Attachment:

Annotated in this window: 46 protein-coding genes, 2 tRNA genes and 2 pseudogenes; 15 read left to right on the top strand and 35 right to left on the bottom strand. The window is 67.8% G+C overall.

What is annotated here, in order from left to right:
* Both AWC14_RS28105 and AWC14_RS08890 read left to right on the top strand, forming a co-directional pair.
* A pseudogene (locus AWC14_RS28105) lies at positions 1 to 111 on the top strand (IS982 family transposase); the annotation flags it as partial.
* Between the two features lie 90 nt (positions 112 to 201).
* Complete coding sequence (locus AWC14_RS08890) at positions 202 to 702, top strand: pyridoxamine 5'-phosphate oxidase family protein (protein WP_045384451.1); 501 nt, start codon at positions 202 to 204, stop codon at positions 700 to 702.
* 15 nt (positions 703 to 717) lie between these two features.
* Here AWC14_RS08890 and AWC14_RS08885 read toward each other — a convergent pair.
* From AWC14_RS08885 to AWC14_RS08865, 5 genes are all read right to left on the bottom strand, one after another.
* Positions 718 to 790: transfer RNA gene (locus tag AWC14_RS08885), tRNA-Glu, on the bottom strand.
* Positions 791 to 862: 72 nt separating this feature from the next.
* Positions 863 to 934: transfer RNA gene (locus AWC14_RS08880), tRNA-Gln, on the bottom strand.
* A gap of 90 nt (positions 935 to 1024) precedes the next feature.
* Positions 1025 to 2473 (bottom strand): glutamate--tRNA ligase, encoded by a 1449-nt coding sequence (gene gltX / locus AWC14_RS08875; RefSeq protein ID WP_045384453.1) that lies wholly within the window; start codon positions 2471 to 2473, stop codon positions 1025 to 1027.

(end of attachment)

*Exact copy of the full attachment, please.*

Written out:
Annotated in this window: 46 protein-coding genes, 2 tRNA genes and 2 pseudogenes; 15 read left to right on the top strand and 35 right to left on the bottom strand. The window is 67.8% G+C overall.

What is annotated here, in order from left to right:
* Both AWC14_RS28105 and AWC14_RS08890 read left to right on the top strand, forming a co-directional pair.
* A pseudogene (locus AWC14_RS28105) lies at positions 1 to 111 on the top strand (IS982 family transposase); the annotation flags it as partial.
* Between the two features lie 90 nt (positions 112 to 201).
* Complete coding sequence (locus AWC14_RS08890) at positions 202 to 702, top strand: pyridoxamine 5'-phosphate oxidase family protein (protein WP_045384451.1); 501 nt, start codon at positions 202 to 204, stop codon at positions 700 to 702.
* 15 nt (positions 703 to 717) lie between these two features.
* Here AWC14_RS08890 and AWC14_RS08885 read toward each other — a convergent pair.
* From AWC14_RS08885 to AWC14_RS08865, 5 genes are all read right to left on the bottom strand, one after another.
* Positions 718 to 790: transfer RNA gene (locus tag AWC14_RS08885), tRNA-Glu, on the bottom strand.
* Positions 791 to 862: 72 nt separating this feature from the next.
* Positions 863 to 934: transfer RNA gene (locus AWC14_RS08880), tRNA-Gln, on the bottom strand.
* A gap of 90 nt (positions 935 to 1024) precedes the next feature.
* Positions 1025 to 2473 (bottom strand): glutamate--tRNA ligase, encoded by a 1449-nt coding sequence (gene gltX / locus AWC14_RS08875; RefSeq protein ID WP_045384453.1) that lies wholly within the window; start codon positions 2471 to 2473, stop codon positions 1025 to 1027.